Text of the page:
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From its red stalker to its eerie strangers, this suspenseful classic set a template for horror – but its sexual intimacy adds a dramatic counterpoint few films can match
This week sees the restored rerelease of Nicolas Roeg’s eerie masterpiece Don’t Look Now from 1973, adapted by Allan Scott and Chris Bryant from the short story by Daphne du Maurier. It’s a film that apart from everything else popularised the classic scary-movie template: start off with a family tragedy, follow it with an apparently therapeutic retreat or escape, an illusory easing of the sadness burden, then pivot to a horror nightmare, in such a way that the grotesque denouement appears to flower as a mysteriously logical escalation of that initial heartbreak. It’s a form taken up by Lars von Trier’s Antichrist and, this week, by Ari Aster’s Midsommar.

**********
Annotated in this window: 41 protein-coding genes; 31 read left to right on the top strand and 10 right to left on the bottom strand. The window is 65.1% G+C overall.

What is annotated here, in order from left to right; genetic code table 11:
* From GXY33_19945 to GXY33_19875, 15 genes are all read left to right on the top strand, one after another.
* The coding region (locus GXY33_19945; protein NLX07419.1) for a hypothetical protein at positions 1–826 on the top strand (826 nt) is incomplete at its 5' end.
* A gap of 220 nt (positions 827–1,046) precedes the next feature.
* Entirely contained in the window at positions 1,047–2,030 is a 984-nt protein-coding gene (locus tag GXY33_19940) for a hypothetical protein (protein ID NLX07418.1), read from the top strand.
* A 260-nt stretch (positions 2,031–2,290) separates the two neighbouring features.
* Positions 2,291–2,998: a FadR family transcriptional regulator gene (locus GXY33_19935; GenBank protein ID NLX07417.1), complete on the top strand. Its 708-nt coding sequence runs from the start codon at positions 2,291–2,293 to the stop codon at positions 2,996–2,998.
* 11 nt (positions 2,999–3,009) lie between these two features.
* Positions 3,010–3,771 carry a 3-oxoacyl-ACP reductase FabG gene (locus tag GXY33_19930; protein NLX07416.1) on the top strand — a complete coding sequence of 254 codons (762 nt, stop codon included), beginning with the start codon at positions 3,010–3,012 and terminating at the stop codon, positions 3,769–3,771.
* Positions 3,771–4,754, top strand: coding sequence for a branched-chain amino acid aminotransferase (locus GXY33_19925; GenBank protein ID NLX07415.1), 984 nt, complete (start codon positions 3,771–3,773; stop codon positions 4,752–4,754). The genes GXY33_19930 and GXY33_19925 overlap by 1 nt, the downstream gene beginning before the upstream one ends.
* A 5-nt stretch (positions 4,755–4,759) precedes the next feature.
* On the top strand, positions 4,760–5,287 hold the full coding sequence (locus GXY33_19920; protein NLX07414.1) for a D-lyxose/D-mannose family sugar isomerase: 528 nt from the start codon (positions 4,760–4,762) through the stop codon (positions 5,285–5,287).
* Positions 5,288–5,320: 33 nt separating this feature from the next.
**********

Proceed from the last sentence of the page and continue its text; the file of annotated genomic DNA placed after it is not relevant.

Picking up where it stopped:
Julie Christie and Donald Sutherland play Laura and John, a grieving couple whose young daughter has died in a freak accident. John is an architectural historian and restorer whose work takes him and Laura to Venice – of all the places to go to after your child has died by drowning.
Read more: theguardian.com